The two most common choices for seasoning cutting boards are food-grade mineral oil and beeswax. Mineral oil is an excellent option for wooden and bamboo boards, as it is odorless, tasteless, and safe for consumption.

How to Season Cutting Boards

Beeswax is another natural alternative that provides additional protection and imparts a subtle, pleasant aroma.

Step 5: Apply the Seasoning

Once the cutting board is dry, pour a small amount of the chosen seasoning agent onto the surface.

How to Season Cutting Boards

Use a clean, lint-free cloth or paper towel to spread the oil or wax evenly across the entire board, including the sides and edges. Ensure to pay extra attention to any dry or rough areas.

Step 6: Allow Absorption

Allow the seasoning agent to soak into the wood.

How to Season Cutting Boards

This process might require several hours or even overnight. It's essential to give the cutting board ample time to soak in the oil or wax for optimal results.

Step 7: Wipe Excess

After the absorption period, use a clean cloth or paper towel to wipe away any excess seasoning.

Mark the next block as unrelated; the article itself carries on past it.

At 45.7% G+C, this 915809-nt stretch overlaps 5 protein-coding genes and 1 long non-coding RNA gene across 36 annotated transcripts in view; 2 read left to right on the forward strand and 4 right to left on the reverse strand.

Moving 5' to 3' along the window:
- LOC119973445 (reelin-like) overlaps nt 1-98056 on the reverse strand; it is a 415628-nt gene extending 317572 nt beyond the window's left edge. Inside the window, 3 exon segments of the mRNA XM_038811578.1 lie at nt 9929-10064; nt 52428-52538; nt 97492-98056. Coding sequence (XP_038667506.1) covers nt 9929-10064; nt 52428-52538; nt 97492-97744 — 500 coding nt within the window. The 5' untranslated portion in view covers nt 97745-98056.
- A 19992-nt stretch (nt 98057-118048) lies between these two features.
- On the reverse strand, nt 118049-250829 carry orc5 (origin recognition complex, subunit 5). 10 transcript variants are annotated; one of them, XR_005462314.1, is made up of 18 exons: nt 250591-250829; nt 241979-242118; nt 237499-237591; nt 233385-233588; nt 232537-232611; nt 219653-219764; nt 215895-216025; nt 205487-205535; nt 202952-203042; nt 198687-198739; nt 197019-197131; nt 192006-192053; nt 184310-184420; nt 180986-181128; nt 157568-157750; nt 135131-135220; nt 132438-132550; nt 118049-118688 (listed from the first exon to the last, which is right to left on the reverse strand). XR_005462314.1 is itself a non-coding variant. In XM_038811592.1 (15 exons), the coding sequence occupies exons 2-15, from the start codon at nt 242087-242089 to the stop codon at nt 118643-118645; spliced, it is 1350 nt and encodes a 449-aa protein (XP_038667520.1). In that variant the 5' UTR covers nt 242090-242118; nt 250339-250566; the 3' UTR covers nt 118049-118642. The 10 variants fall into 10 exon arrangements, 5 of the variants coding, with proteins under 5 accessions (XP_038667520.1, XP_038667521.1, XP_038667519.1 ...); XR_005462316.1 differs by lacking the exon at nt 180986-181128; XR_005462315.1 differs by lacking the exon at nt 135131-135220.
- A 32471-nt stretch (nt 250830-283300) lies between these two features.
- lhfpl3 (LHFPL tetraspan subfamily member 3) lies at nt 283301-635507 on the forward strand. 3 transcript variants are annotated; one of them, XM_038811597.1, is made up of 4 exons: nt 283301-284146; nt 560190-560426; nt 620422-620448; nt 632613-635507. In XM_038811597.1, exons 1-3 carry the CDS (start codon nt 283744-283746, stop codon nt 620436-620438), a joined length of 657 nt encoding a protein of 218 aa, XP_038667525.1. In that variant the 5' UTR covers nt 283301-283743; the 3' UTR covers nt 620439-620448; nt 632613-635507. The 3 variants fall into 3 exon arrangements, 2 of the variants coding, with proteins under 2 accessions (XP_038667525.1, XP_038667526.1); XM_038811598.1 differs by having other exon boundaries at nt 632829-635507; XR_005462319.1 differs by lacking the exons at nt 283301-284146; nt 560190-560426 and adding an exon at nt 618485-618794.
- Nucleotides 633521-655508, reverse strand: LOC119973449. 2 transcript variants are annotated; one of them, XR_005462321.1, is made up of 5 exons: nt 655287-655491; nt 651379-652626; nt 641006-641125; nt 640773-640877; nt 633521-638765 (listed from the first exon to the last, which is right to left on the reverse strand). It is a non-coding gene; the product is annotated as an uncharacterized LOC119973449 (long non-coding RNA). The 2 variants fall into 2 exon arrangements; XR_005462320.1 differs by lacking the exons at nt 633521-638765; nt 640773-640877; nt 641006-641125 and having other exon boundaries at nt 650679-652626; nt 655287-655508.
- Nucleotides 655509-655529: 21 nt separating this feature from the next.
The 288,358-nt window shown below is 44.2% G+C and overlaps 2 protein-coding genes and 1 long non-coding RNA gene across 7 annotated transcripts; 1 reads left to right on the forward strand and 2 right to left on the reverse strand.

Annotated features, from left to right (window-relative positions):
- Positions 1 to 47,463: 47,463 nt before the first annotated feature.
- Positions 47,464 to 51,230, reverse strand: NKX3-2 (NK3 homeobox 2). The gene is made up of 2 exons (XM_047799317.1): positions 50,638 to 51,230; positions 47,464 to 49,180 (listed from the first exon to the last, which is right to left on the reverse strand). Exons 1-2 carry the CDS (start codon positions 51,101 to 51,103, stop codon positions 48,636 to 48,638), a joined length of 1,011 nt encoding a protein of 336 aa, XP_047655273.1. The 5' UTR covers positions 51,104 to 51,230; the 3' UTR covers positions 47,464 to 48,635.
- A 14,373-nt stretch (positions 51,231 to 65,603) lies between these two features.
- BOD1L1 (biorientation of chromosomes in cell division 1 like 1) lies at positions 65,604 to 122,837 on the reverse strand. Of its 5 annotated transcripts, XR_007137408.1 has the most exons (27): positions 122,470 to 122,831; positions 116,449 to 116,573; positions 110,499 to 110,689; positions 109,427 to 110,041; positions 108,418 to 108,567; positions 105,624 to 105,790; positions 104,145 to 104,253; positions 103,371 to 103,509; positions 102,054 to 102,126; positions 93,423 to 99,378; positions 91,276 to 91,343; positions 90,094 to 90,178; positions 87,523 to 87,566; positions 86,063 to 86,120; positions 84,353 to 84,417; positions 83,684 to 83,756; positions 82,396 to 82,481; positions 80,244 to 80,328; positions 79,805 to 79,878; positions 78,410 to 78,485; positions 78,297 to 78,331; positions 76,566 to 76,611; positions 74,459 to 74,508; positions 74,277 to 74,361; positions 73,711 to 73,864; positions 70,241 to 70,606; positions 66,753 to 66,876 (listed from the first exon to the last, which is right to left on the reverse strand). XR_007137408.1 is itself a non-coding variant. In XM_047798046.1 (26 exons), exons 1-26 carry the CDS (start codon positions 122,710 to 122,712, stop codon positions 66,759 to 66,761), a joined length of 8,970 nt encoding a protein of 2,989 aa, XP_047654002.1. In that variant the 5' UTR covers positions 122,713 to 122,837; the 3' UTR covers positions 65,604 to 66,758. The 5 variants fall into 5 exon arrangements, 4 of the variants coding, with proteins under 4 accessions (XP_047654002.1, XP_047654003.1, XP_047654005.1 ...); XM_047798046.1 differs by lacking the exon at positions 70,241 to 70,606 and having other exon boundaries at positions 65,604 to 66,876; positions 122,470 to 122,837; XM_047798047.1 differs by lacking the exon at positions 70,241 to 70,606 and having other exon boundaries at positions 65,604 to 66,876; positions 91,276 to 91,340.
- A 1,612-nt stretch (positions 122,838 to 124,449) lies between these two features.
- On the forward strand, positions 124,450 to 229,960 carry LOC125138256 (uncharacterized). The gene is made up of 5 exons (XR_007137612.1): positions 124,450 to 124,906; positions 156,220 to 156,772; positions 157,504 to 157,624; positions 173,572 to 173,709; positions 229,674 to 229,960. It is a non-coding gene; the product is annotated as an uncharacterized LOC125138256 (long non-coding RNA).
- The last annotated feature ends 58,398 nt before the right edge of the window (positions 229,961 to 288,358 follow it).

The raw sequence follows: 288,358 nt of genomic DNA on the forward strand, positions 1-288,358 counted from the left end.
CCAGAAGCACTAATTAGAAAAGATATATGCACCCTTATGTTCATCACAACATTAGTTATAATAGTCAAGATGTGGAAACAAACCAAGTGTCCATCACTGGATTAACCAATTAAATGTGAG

How to Season Cutting Boards

This step helps prevent oily residue on your food and ensures a clean-cutting surface.

Step 8: Repeat the Process as Necessary

For new or heavily used cutting boards, it's advisable to repeat the seasoning process several times to build up a protective layer. Regular maintenance, including reapplying the seasoning every few months or as needed, will assist in keeping your cutting board in excellent condition.

Additional Tips

  • Avoid placing your wooden chopping board in the sink with other dishes and water. Always wash your cutting board immediately after use; soaking it in the sink can cause damage, leading to rotting or bending.
  • Make sure to clean the board after cutting the raw meat. Even after seasoning, a wooden cutting board can readily absorb food materials. After each use, clean the board to prevent meat juices from seeping in and causing unpleasant odors. Always wash the board before cutting vegetables, fruit, or other materials to avoid cross-contamination.
  • Handwash your chopping board. Avoid using the dishwasher, as it may cause wooden cutting boards to bend or become damaged.